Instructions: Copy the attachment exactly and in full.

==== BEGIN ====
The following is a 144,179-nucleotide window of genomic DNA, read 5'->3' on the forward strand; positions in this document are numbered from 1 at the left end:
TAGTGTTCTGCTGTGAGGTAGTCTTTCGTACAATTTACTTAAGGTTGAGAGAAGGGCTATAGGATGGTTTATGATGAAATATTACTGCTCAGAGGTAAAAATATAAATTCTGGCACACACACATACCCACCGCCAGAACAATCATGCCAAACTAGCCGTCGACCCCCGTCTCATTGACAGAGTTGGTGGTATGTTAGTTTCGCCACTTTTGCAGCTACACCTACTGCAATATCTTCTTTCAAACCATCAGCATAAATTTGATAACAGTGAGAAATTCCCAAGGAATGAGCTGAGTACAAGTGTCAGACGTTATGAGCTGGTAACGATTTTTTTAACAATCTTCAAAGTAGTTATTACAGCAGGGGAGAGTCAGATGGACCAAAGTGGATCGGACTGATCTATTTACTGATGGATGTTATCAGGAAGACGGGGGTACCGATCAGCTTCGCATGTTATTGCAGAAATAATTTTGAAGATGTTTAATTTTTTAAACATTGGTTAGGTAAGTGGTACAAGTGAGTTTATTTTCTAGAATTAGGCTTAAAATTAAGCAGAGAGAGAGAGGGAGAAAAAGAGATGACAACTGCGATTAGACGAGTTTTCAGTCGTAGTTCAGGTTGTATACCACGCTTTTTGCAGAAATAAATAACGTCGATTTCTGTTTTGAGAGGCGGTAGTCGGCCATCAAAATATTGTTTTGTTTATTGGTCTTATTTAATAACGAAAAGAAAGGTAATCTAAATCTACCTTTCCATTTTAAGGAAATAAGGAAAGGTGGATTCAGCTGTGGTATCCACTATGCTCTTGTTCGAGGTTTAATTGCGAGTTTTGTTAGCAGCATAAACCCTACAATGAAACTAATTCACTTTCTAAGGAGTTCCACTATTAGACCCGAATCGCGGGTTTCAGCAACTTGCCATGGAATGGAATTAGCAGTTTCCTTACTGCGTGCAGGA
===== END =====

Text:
The following is a 144,179-nucleotide window of genomic DNA, read 5'->3' on the forward strand; positions in this document are numbered from 1 at the left end:
TAGTGTTCTGCTGTGAGGTAGTCTTTCGTACAATTTACTTAAGGTTGAGAGAAGGGCTATAGGATGGTTTATGATGAAATATTACTGCTCAGAGGTAAAAATATAAATTCTGGCACACACACATACCCACCGCCAGAACAATCATGCCAAACTAGCCGTCGACCCCCGTCTCATTGACAGAGTTGGTGGTATGTTAGTTTCGCCACTTTTGCAGCTACACCTACTGCAATATCTTCTTTCAAACCATCAGCATAAATTTGATAACAGTGAGAAATTCCCAAGGAATGAGCTGAGTACAAGTGTCAGACGTTATGAGCTGGTAACGATTTTTTTAACAATCTTCAAAGTAGTTATTACAGCAGGGGAGAGTCAGATGGACCAAAGTGGATCGGACTGATCTATTTACTGATGGATGTTATCAGGAAGACGGGGGTACCGATCAGCTTCGCATGTTATTGCAGAAATAATTTTGAAGATGTTTAATTTTTTAAACATTGGTTAGGTAAGTGGTACAAGTGAGTTTATTTTCTAGAATTAGGCTTAAAATTAAGCAGAGAGAGAGAGGGAGAAAAAGAGATGACAACTGCGATTAGACGAGTTTTCAGTCGTAGTTCAGGTTGTATACCACGCTTTTTGCAGAAATAAATAACGTCGATTTCTGTTTTGAGAGGCGGTAGTCGGCCATCAAAATATTGTTTTGTTTATTGGTCTTATTTAATAACGAAAAGAAAGGTAATCTAAATCTACCTTTCCATTTTAAGGAAATAAGGAAAGGTGGATTCAGCTGTGGTATCCACTATGCTCTTGTTCGAGGTTTAATTGCGAGTTTTGTTAGCAGCATAAACCCTACAATGAAACTAATTCACTTTCTAAGGAGTTCCACTATTAGACCCGAATCGCGGGTTTCAGCAACTTGCCATGGAATGGAATTAGCAGTTTCCTTACTGCGTGCAGGA